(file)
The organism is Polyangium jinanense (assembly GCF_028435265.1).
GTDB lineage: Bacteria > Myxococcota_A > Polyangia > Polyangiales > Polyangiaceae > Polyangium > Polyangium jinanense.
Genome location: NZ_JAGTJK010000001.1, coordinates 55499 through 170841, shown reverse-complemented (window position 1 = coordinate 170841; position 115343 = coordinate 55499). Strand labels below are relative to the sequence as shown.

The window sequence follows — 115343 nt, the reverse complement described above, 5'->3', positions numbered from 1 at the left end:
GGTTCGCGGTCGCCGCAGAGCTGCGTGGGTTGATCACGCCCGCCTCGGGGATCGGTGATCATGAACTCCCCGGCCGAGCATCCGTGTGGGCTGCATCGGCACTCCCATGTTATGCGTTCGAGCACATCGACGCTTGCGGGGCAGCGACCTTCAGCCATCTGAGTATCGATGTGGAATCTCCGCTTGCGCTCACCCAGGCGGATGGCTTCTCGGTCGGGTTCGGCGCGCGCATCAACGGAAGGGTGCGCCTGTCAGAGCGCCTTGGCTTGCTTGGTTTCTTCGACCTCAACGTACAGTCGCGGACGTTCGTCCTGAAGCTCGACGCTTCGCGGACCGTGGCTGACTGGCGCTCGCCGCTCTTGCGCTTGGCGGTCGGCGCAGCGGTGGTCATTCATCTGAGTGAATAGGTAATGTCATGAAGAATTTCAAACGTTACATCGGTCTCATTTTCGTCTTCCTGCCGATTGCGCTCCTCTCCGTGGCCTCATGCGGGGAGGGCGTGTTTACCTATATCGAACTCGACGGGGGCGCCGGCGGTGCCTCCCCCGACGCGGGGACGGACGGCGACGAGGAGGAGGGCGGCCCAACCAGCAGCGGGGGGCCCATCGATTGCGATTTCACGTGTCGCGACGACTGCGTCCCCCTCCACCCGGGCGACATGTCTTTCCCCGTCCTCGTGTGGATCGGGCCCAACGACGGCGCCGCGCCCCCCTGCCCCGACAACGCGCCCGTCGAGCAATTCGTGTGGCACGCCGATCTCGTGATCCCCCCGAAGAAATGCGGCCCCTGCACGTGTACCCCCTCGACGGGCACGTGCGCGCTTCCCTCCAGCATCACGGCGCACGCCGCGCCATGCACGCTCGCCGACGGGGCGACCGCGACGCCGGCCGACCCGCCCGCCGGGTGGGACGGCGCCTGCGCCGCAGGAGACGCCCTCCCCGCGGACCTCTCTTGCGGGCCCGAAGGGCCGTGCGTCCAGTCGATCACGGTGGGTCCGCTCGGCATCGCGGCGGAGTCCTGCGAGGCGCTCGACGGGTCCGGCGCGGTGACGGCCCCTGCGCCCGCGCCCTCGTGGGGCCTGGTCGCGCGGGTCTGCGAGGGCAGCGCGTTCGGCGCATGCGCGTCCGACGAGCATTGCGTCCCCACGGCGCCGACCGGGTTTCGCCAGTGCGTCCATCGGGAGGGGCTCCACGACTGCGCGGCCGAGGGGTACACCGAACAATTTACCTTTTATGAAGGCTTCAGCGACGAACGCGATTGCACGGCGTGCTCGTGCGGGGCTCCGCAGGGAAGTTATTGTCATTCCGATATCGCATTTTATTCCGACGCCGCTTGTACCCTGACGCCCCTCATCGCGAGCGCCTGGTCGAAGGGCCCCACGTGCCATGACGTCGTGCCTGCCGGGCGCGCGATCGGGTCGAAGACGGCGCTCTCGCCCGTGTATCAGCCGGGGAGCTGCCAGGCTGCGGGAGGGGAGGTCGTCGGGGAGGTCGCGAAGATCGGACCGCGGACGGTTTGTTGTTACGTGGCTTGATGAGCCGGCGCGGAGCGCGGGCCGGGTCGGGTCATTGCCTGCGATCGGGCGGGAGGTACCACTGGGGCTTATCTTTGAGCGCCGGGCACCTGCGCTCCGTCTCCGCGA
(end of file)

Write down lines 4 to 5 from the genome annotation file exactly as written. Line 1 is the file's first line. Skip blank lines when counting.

The window sequence follows — 115343 nt, the reverse complement described above, 5'->3', positions numbered from 1 at the left end:
GGTTCGCGGTCGCCGCAGAGCTGCGTGGGTTGATCACGCCCGCCTCGGGGATCGGTGATCATGAACTCCCCGGCCGAGCATCCGTGTGGGCTGCATCGGCACTCCCATGTTATGCGTTCGAGCACATCGACGCTTGCGGGGCAGCGACCTTCAGCCATCTGAGTATCGATGTGGAATCTCCGCTTGCGCTCACCCAGGCGGATGGCTTCTCGGTCGGGTTCGGCGCGCGCATCAACGGAAGGGTGCGCCTGTCAGAGCGCCTTGGCTTGCTTGGTTTCTTCGACCTCAACGTACAGTCGCGGACGTTCGTCCTGAAGCTCGACGCTTCGCGGACCGTGGCTGACTGGCGCTCGCCGCTCTTGCGCTTGGCGGTCGGCGCAGCGGTGGTCATTCATCTGAGTGAATAGGTAATGTCATGAAGAATTTCAAACGTTACATCGGTCTCATTTTCGTCTTCCTGCCGATTGCGCTCCTCTCCGTGGCCTCATGCGGGGAGGGCGTGTTTACCTATATCGAACTCGACGGGGGCGCCGGCGGTGCCTCCCCCGACGCGGGGACGGACGGCGACGAGGAGGAGGGCGGCCCAACCAGCAGCGGGGGGCCCATCGATTGCGATTTCACGTGTCGCGACGACTGCGTCCCCCTCCACCCGGGCGACATGTCTTTCCCCGTCCTCGTGTGGATCGGGCCCAACGACGGCGCCGCGCCCCCCTGCCCCGACAACGCGCCCGTCGAGCAATTCGTGTGGCACGCCGATCTCGTGATCCCCCCGAAGAAATGCGGCCCCTGCACGTGTACCCCCTCGACGGGCACGTGCGCGCTTCCCTCCAGCATCACGGCGCACGCCGCGCCATGCACGCTCGCCGACGGGGCGACCGCGACGCCGGCCGACCCGCCCGCCGGGTGGGACGGCGCCTGCGCCGCAGGAGACGCCCTCCCCGCGGACCTCTCTTGCGGGCCCGAAGGGCCGTGCGTCCAGTCGATCACGGTGGGTCCGCTCGGCATCGCGGCGGAGTCCTGCGAGGCGCTCGACGGGTCCGGCGCGGTGACGGCCCCTGCGCCCGCGCCCTCGTGGGGCCTGGTCGCGCGGGTCTGCGAGGGCAGCGCGTTCGGCGCATGCGCGTCCGACGAGCATTGCGTCCCCACGGCGCCGACCGGGTTTCGCCAGTGCGTCCATCGGGAGGGGCTCCACGACTGCGCGGCCGAGGGGTACACCGAACAATTTACCTTTTATGAAGGCTTCAGCGACGAACGCGATTGCACGGCGTGCTCGTGCGGGGCTCCGCAGGGAAGTTATTGTCATTCCGATATCGCATTTTATTCCGACGCCGCTTGTACCCTGACGCCCCTCATCGCGAGCGCCTGGTCGAAGGGCCCCACGTGCCATGACGTCGTGCCTGCCGGGCGCGCGATCGGGTCGAAGACGGCGCTCTCGCCCGTGTATCAGCCGGGGAGCTGCCAGGCTGCGGGAGGGGAGGTCGTCGGGGAGGTCGCGAAGATCGGACCGCGGACGGTTTGTTGTTACGTGGCTTGATGAGCCGGCGCGGAGCGCGGGCCGGGTCGGGTCATTGCCTGCGATCGGGCGGGAGGTACCACTGGGGCTTATCTTTGAGCGCCGGGCACCTGCGCTCCGTCTCCGCGA